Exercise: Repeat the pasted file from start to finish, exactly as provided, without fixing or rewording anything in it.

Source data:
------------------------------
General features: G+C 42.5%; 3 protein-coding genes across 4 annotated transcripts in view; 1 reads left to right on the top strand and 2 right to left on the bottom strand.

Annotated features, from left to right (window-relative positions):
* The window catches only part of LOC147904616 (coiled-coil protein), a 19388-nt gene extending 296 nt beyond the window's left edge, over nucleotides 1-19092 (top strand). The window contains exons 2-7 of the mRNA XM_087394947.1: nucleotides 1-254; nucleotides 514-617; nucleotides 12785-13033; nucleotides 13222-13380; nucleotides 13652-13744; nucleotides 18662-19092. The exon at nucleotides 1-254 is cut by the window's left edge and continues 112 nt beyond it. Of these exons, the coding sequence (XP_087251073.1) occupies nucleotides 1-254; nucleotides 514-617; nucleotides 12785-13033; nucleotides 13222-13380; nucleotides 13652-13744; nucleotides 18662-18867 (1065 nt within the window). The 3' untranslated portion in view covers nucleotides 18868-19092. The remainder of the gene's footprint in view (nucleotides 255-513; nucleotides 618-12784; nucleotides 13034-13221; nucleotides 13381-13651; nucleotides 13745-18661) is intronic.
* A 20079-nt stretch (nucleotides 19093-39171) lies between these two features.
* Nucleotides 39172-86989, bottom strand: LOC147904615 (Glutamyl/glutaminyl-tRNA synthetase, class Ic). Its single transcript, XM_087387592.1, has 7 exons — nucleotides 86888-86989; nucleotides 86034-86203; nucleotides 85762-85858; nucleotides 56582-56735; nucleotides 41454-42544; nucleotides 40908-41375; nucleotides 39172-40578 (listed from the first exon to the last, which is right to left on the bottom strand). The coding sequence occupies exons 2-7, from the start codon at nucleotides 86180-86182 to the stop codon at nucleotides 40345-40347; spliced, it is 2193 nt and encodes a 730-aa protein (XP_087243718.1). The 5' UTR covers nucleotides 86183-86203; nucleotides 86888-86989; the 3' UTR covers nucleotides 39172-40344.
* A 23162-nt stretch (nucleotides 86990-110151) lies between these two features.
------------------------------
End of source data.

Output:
General features: G+C 42.5%; 3 protein-coding genes across 4 annotated transcripts in view; 1 reads left to right on the top strand and 2 right to left on the bottom strand.

Annotated features, from left to right (window-relative positions):
* The window catches only part of LOC147904616 (coiled-coil protein), a 19388-nt gene extending 296 nt beyond the window's left edge, over nucleotides 1-19092 (top strand). The window contains exons 2-7 of the mRNA XM_087394947.1: nucleotides 1-254; nucleotides 514-617; nucleotides 12785-13033; nucleotides 13222-13380; nucleotides 13652-13744; nucleotides 18662-19092. The exon at nucleotides 1-254 is cut by the window's left edge and continues 112 nt beyond it. Of these exons, the coding sequence (XP_087251073.1) occupies nucleotides 1-254; nucleotides 514-617; nucleotides 12785-13033; nucleotides 13222-13380; nucleotides 13652-13744; nucleotides 18662-18867 (1065 nt within the window). The 3' untranslated portion in view covers nucleotides 18868-19092. The remainder of the gene's footprint in view (nucleotides 255-513; nucleotides 618-12784; nucleotides 13034-13221; nucleotides 13381-13651; nucleotides 13745-18661) is intronic.
* A 20079-nt stretch (nucleotides 19093-39171) lies between these two features.
* Nucleotides 39172-86989, bottom strand: LOC147904615 (Glutamyl/glutaminyl-tRNA synthetase, class Ic). Its single transcript, XM_087387592.1, has 7 exons — nucleotides 86888-86989; nucleotides 86034-86203; nucleotides 85762-85858; nucleotides 56582-56735; nucleotides 41454-42544; nucleotides 40908-41375; nucleotides 39172-40578 (listed from the first exon to the last, which is right to left on the bottom strand). The coding sequence occupies exons 2-7, from the start codon at nucleotides 86180-86182 to the stop codon at nucleotides 40345-40347; spliced, it is 2193 nt and encodes a 730-aa protein (XP_087243718.1). The 5' UTR covers nucleotides 86183-86203; nucleotides 86888-86989; the 3' UTR covers nucleotides 39172-40344.
* A 23162-nt stretch (nucleotides 86990-110151) lies between these two features.